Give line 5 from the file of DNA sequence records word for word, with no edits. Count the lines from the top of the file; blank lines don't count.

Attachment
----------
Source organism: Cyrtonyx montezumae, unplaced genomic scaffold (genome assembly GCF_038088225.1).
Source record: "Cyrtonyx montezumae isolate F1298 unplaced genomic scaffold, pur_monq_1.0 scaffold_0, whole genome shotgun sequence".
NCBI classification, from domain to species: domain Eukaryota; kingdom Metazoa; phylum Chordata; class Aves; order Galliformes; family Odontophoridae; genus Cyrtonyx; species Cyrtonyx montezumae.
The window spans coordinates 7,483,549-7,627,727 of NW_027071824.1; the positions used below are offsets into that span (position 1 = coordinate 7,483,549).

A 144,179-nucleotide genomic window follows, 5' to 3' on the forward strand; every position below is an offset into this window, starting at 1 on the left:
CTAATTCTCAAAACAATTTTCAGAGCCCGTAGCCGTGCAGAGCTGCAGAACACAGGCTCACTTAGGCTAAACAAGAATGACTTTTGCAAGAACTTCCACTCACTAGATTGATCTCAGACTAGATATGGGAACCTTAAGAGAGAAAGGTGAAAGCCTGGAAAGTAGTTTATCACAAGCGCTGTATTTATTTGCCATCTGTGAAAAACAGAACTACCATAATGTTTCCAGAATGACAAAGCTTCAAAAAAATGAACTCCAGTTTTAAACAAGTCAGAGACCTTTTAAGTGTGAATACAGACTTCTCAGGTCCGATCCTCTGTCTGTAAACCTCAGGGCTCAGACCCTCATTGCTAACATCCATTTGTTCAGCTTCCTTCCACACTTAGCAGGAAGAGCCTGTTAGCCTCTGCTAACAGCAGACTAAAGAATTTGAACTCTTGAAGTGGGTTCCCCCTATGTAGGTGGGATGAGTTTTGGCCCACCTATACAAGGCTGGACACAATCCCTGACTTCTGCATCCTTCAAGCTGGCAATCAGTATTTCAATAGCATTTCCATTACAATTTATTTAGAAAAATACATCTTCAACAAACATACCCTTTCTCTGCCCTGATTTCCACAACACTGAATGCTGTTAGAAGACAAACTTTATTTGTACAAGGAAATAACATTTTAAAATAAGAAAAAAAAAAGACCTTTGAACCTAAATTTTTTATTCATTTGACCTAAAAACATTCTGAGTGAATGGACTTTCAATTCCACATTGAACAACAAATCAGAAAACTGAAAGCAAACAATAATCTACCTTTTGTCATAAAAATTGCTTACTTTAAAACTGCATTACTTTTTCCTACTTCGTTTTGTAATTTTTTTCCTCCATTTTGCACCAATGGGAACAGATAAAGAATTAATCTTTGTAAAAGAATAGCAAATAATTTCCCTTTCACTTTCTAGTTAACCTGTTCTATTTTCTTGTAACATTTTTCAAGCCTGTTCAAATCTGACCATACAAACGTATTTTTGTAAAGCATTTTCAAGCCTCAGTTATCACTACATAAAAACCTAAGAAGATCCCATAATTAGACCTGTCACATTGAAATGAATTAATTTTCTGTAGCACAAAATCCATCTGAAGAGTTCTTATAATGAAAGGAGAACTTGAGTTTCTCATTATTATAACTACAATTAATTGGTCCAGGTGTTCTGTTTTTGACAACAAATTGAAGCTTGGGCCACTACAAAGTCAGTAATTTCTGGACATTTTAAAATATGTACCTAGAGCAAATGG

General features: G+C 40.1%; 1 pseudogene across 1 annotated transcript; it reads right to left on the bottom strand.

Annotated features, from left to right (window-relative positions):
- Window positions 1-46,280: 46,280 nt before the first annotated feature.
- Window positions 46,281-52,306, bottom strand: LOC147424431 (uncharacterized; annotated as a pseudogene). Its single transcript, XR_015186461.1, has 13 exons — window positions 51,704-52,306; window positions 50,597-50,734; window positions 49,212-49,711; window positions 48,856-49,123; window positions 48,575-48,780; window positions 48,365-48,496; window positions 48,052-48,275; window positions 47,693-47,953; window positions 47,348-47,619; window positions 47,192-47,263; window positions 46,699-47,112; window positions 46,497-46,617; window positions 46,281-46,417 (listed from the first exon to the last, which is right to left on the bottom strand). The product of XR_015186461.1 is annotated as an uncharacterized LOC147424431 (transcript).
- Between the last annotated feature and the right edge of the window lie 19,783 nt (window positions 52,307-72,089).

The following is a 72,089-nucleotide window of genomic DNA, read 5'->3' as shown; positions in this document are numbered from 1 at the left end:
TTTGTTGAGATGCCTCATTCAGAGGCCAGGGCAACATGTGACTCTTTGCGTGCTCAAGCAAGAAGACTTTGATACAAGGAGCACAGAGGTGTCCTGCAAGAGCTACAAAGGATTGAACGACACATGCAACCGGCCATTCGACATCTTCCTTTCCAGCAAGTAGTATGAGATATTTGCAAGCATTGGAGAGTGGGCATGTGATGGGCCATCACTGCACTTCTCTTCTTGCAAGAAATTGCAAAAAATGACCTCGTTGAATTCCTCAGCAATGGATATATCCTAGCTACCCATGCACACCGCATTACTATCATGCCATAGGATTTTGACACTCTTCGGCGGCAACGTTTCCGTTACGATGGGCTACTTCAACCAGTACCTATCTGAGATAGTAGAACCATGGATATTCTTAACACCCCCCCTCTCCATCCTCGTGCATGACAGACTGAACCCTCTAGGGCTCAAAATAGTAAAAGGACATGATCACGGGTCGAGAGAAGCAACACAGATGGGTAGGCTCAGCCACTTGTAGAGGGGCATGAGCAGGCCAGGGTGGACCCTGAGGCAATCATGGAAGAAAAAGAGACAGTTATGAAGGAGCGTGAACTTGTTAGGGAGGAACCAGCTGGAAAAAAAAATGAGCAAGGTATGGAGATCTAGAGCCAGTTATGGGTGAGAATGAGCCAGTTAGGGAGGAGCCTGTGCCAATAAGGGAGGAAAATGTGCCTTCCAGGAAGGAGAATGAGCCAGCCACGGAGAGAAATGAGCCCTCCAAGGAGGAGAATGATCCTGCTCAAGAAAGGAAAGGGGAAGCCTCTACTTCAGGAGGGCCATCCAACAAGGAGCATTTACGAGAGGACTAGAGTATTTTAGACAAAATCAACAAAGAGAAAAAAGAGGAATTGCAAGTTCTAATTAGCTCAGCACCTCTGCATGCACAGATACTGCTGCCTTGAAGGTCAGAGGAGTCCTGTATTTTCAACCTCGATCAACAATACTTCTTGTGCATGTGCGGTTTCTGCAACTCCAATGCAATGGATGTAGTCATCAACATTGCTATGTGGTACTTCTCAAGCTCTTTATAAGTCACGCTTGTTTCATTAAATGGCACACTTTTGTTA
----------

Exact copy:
A 144,179-nucleotide genomic window follows, 5' to 3' on the forward strand; every position below is an offset into this window, starting at 1 on the left: